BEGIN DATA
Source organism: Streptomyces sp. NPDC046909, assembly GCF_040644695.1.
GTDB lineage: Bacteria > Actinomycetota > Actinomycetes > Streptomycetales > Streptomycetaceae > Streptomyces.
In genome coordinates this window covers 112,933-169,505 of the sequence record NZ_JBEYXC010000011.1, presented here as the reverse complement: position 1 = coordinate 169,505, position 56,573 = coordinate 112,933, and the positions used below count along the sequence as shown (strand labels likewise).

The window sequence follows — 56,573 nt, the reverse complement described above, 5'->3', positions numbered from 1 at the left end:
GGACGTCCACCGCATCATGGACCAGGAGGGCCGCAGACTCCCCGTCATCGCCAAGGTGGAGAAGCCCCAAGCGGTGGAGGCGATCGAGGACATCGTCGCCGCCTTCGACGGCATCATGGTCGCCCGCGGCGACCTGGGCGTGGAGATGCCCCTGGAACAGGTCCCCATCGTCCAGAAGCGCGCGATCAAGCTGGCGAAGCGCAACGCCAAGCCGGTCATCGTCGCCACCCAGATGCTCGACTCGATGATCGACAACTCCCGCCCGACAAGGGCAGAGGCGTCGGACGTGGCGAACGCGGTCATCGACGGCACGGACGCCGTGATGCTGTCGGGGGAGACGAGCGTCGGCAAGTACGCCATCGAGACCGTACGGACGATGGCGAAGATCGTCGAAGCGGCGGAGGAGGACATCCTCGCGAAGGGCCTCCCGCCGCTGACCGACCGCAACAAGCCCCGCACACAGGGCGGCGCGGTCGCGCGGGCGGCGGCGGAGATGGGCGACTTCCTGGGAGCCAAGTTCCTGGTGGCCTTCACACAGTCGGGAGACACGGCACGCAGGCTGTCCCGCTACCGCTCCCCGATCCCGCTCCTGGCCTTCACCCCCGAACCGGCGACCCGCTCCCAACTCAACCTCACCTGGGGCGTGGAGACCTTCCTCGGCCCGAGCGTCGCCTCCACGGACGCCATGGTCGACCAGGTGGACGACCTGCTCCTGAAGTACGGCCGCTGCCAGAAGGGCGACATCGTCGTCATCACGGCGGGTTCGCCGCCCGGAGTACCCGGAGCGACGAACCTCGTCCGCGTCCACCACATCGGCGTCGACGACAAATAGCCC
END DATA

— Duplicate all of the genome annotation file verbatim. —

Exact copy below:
Source organism: Streptomyces sp. NPDC046909, assembly GCF_040644695.1.
GTDB lineage: Bacteria > Actinomycetota > Actinomycetes > Streptomycetales > Streptomycetaceae > Streptomyces.
In genome coordinates this window covers 112,933-169,505 of the sequence record NZ_JBEYXC010000011.1, presented here as the reverse complement: position 1 = coordinate 169,505, position 56,573 = coordinate 112,933, and the positions used below count along the sequence as shown (strand labels likewise).

The window sequence follows — 56,573 nt, the reverse complement described above, 5'->3', positions numbered from 1 at the left end:
GGACGTCCACCGCATCATGGACCAGGAGGGCCGCAGACTCCCCGTCATCGCCAAGGTGGAGAAGCCCCAAGCGGTGGAGGCGATCGAGGACATCGTCGCCGCCTTCGACGGCATCATGGTCGCCCGCGGCGACCTGGGCGTGGAGATGCCCCTGGAACAGGTCCCCATCGTCCAGAAGCGCGCGATCAAGCTGGCGAAGCGCAACGCCAAGCCGGTCATCGTCGCCACCCAGATGCTCGACTCGATGATCGACAACTCCCGCCCGACAAGGGCAGAGGCGTCGGACGTGGCGAACGCGGTCATCGACGGCACGGACGCCGTGATGCTGTCGGGGGAGACGAGCGTCGGCAAGTACGCCATCGAGACCGTACGGACGATGGCGAAGATCGTCGAAGCGGCGGAGGAGGACATCCTCGCGAAGGGCCTCCCGCCGCTGACCGACCGCAACAAGCCCCGCACACAGGGCGGCGCGGTCGCGCGGGCGGCGGCGGAGATGGGCGACTTCCTGGGAGCCAAGTTCCTGGTGGCCTTCACACAGTCGGGAGACACGGCACGCAGGCTGTCCCGCTACCGCTCCCCGATCCCGCTCCTGGCCTTCACCCCCGAACCGGCGACCCGCTCCCAACTCAACCTCACCTGGGGCGTGGAGACCTTCCTCGGCCCGAGCGTCGCCTCCACGGACGCCATGGTCGACCAGGTGGACGACCTGCTCCTGAAGTACGGCCGCTGCCAGAAGGGCGACATCGTCGTCATCACGGCGGGTTCGCCGCCCGGAGTACCCGGAGCGACGAACCTCGTCCGCGTCCACCACATCGGCGTCGACGACAAATAGCCC